Two Fellowships were awarded in 2007 – to Professors Jeff Guy and Winston Hide.
Jeff Guy, Professor Emeritus of History and Research Fellow at the Campbell Collections, University of KwaZulu-Natal, makes history come alive and has a story of his own to tell: “Working as a teacher in London in the 1960s, I gave a paper on South African history at the Institute of Commonwealth Studies and the next day I was invited to the offices of Anglo American where I was asked how much I would need to stop teaching and pursue full-time research. I have no idea what would have happened if I had not subsequently been offered a scholarship by the Trust which allowed me to leave school-teaching and give all my time to doctoral research. I do know, however, that it changed the course of my life and that to this day the research and the writing of history has been not just the source of great pleasure and fascination, but above all it has been its own reward.”
A distinguished scholar, Professor Guy wrote his first two books from an office in the Oppenheimer Block at the University of Lesotho (formerly Pius Xll College) and in 2007 was honoured for his internationally recognised work on 19th century Natal, particularly his exploration of the life of the enigmatic Theophilus Shepstone and the extent to which the perpetuation and the present revival of African social, political and cultural traditionalism can be explained by the policies he developed towards the government of African societies in colonial Natal.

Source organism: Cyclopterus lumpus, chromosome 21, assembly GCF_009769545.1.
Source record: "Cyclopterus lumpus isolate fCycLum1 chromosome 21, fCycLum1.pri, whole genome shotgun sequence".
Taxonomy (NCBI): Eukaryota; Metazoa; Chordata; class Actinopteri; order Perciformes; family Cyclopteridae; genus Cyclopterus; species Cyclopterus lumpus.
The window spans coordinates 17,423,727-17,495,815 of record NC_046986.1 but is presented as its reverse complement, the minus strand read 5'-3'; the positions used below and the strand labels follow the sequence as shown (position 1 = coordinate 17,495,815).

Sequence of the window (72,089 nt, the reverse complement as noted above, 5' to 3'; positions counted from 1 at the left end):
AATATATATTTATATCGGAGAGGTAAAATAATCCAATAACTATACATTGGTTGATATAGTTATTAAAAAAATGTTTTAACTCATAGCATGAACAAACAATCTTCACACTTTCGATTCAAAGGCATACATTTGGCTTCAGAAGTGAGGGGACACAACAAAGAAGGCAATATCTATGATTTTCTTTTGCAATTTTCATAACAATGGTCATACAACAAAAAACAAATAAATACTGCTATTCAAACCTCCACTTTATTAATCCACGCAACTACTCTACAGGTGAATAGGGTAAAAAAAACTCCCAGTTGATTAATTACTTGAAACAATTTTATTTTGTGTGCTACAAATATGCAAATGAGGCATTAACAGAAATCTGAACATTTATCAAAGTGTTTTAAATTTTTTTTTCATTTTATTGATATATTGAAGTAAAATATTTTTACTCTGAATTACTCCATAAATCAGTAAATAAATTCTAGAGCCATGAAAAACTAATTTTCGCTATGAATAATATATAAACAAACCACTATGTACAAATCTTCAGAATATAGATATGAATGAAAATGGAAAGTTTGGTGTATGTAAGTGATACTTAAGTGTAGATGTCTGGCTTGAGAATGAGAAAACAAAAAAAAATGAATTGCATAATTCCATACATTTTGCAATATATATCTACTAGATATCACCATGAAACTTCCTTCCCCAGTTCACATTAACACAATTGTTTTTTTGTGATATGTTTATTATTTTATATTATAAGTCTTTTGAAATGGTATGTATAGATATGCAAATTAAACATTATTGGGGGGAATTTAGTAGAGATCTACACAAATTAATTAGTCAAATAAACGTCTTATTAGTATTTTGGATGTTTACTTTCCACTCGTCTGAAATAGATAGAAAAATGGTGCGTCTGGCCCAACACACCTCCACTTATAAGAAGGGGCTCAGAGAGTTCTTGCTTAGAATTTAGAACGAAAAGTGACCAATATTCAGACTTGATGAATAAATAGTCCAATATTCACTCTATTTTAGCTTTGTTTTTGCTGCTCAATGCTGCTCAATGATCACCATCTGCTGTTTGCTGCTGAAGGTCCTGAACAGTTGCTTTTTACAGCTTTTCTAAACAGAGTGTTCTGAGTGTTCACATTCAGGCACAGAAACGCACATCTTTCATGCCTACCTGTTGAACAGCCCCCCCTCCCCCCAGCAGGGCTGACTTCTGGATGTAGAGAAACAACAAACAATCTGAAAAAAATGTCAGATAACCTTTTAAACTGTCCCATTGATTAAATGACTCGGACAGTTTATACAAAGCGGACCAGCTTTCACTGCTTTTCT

He sums up his appreciation of the Fellowship “Generally, the ideas that inform my historical research and conclusions are unsympathetic to those who have guided the course of South African and indeed global economic development, as is obvious from my historical writing. Yet there has never been the slightest attempt, or even the suggestion of an attempt, to guide how I worked, how I thought, how I argued, or how I presented the past. The Trust has granted me the privilege of not just a material but an intellectual freedom which, generally I believe, gets more rare, and therefore more valuable, by the day. It is for this freedom above all that I thank the Trust and those responsible for it.”
Guy has published widely on South African history. His works include The Destruction of the Zulu Kingdom: The Civil War, 1879-1884 (1994), The Maphumulo Uprising: War, Law and Ritual in the Zulu Rebellion (2005) and Remembering the Rebellion: The Zulu Uprising of 1906 (2007). Theophilus Shepstone and the Forging of Natal was published by UKZN Press in August 2013.